Siemens will cut 6,800 jobs at its corporate telecoms unit -- two-fifths of the unit's workforce -- to reshape the business into a software provider as it seeks to divest the division, it said on Tuesday.
The German industrial conglomerate said in a statement it planned to cut 3,800 jobs worldwide at its Siemens Enterprise Networks (SEN) business, including 2,000 in Germany.
It expects to reduce staff by a further 3,000, including 1,200 in Germany, through outsourcing and partnerships.
Shares in Siemens gained 2.6 percent to 91.01 euros by 10:38 a.m. London time, outperforming a 1.6 percent gain on the German blue-chip DAX index.
Siemens said rapid change in telecommunications made restructuring "absolutely essential and supports Siemens' ongoing efforts to find a suitable partner" for the loss-making unit, which it has been trying to sell for years.
It is aiming for a strategic alliance or a sale to a financial investor who will keep the business running.
"We estimate restructuring charges in the mid-to-high hundreds of millions of euros. As the measures were not unexpected, they should have a limited effect," Theo Kitz of Merck Finck said in a note.
SEN, which specialises in communications systems for large corporations, has suffered from the rise of Internet telephony.
Sources with knowledge of the matter have told Reuters that Siemens is negotiating with competitors Alcatel-Lucent and Nortel as well as financial investor Cerberus about a possible sale or merger of SEN.
Siemens said the job cuts are intended to accelerate the company's transformation from hardware supplier to a software and solutions provider to fit changed market conditions.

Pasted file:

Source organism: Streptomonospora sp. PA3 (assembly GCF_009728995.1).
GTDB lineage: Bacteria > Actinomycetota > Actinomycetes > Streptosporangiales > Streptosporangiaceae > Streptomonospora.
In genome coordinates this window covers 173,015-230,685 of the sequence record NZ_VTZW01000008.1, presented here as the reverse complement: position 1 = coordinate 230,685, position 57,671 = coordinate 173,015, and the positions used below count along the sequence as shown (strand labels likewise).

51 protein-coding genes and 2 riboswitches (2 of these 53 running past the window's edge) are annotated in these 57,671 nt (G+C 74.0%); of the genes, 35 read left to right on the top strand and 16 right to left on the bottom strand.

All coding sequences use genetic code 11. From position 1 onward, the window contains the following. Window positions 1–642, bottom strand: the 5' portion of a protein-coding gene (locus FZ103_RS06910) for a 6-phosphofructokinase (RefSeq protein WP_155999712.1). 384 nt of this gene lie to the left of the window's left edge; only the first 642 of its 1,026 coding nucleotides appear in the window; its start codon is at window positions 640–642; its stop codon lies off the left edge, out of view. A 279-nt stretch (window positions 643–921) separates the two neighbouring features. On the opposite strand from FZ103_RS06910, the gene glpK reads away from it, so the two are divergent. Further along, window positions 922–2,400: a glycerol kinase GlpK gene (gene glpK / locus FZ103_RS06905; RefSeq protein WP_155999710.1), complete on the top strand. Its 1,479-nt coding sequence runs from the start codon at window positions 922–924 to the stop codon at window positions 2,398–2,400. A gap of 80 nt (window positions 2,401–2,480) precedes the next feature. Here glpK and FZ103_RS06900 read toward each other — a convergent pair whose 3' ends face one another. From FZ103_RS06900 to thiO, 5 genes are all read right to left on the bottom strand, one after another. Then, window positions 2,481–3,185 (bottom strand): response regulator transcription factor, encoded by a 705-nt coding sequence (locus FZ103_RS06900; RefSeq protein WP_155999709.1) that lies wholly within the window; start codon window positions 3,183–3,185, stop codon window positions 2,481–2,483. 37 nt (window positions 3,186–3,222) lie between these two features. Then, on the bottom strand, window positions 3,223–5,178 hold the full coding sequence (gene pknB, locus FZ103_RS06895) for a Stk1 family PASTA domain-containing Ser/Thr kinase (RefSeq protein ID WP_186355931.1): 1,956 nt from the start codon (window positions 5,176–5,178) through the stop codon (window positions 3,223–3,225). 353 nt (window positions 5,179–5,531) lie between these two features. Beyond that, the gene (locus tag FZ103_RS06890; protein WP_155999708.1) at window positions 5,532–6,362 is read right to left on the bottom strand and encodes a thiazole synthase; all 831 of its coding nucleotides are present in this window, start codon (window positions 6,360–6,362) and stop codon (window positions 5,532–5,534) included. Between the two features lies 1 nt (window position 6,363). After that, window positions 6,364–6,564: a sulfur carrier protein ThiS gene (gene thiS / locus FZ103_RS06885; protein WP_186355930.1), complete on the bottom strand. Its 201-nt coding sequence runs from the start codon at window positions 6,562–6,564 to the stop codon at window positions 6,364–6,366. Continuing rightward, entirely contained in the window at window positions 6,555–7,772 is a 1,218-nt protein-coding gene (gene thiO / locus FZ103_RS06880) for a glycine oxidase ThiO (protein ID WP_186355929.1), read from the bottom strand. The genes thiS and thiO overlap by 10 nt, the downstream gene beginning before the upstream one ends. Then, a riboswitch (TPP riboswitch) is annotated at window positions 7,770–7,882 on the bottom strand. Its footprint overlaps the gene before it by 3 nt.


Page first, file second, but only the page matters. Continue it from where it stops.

The division has been on the block ever since Nokia and Siemens agreed to combine the bulk of their telecom networks businesses in 2006.
Siemens, whose cornerstone was laid when founder Werner von Siemens invented the pointer telegraph more than 160 years ago, has moved away from its roots as telecoms markets have grown more cut-throat in recent years.
End of Manufacturing Line
As it changes to a software provider, SEN will give up its own manufacturing operations, Siemens said.
In Germany, it plans to sell or find a partner for the SEN plant in Leipzig and seek a partnership with an IT provider for its direct sales to customers for small and mid-sized systems.
Abroad, SEN hopes to sell or find partners for its facilities in Thessaloniki in Greece and Curitiba in Brazil but said a closure of the plants could not be ruled out.
Call centres in Argentina, Chile, Colombia, Ecuador and Peru were not part of SEN'S core portfolio and are slated to be sold, Siemens said.
SEN's results are reported under "discontinued operations" in the group's financial statements. Siemens valued the unit at 567 million euros ($840 million) at the end of its last financial year, last September.
Siemens is streamlining its entire business and hopes for an end to a U.S. corruption probe that has rocked it since 2006.
The Securities and Exchgange Commission is investigating whether employees of Siemens, one of the world's largest electrical and industrial engineering companies, paid hundreds of millions of euros in bribes for telecoms and other contracts.